“This is different than her previous films. It’s an historical drama which she pulled off spectacularly,” said Music Box Films Managing Director Ed Arentz. “We bought it at Sundance from [French sales company] Films Distribution. We were in tears at the Eccles screening. It has echoes of [Pawel Pawlikoski’s Oscar winner] Ida, though not that they’re the same movie, but more that the film spotlights unaddressed traumas.”
Arrant said that finding the right time to release a title can often come down to simple availability. He noted that ideally he might have picked a slightly later date for The Innocents’ roll-out, though he ultimately sees the film working regardless of season. “I would have frankly preferred to do later in the summer,” he said. “It will come down to how people are responding to the trailer, etc. I do think it’s a movie that can play any time of the year though.”
Music Box Films is working with Atlanta-based Carmel Communications to tap the Catholic community and media. Arentz said the title is not a “faith-based film,” but instead hints at issues that are not so “black and white.” “I think the art house is highly playable,” added Arentz. “To the extent that we can play beyond that to a Catholic audience that may not be habitués of art house cinema will also be great.”
Music Box will open The Innocents at the Angelika and Lincoln Plaza theaters in New York as well as Landmark in Los Angeles this weekend. Added Arentz: “For week two, we broaden to about 25 screens in L.A. and New York suburbs as well as in San Francisco, Washington, D.C., Philadelphia, Minneapolis and Detroit. By August 5 we’ll be in 100-plus [locations].”
Microbe And Gasoline
Director-writer: Michel Gondry
Cast: Ange Dargent, Théophile Baquet, Audrey Tautou, Diane Besnier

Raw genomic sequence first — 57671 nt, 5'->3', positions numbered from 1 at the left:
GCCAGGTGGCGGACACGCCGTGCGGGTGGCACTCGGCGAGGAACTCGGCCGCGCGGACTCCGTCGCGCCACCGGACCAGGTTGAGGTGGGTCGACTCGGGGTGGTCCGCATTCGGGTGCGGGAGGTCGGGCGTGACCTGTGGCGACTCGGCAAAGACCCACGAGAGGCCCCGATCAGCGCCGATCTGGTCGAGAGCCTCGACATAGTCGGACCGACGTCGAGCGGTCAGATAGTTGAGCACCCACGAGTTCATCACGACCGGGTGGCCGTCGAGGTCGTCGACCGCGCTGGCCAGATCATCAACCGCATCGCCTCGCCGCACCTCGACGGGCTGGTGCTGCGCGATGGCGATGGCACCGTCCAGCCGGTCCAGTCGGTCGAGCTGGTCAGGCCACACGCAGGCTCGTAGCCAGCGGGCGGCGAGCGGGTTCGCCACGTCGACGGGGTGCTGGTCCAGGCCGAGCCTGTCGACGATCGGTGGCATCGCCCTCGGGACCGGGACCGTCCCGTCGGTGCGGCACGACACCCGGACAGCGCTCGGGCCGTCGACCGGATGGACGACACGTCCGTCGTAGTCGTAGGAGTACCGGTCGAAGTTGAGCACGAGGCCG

Distributor: Screen Media
Microbe And Gasoline is French filmmaker Michel Gondry’s first feature since Drafthouse Films’ Mood Indigo in summer, 2014 ($303,187 North American gross). The feature centers on Microbe, a shy, aspiring artist, has trouble making friends at school until he meets Gasoline, a likeminded outcast. Together they hatch a plan to build a car and spend their summer on an epic road trip across France.
“We saw the film after its New York Film Festival debut. We knew it hung around for awhile after its French debut,” said Screen Media’s Tom Yagielski. “We struck a deal with Studio Canal soon afterward. We’ve been huge fans of Gondry’s work over the years, and critics are warming to this film maybe more than the past few. It’s his most satisfying since Eternal Sunshine of the Spotless Mind.”
Focus Features released that title in March 2004, grossing over $34.4 million. Gondry’s biggest grosser remains Sony’s The Green Hornet, which the studio released in 2011, eventually grossing over $98.7 million.
“This is a road trip, so we thought it was a nice fit thematically with summer,” added Yagielski. “With the 4th of July weekend, we saw a bit of an opening in the art house space in New York and Los Angeles. There were a lot of big art house openings last week, so we thought this weekend provided a chance for [Microbe And Gasoline] to have more space… It is for the Gondry fan and core art house fans.” Screen Media hosted Gondry in NYC this week for various events including a Master Class at IFP, press with AOL Build and Q&As at the Sunshine Theater this weekend.
“We’ve also done a lot of word of mouth screenings including one at [New York’s] Museum of the Moving Image where we had to turn people away. The film also played a number of regional festivals over the spring.”
In addition to the Sunshine, the feature will play the Nuart in L.A. this weekend before expanding to a half dozen additional screens on July 15 ahead of more locations throughout the month. “We’re excited to have a 92% on RT,” added Yagielski. “We hope that as more reviews come in we’ll see the same kind of reaction.”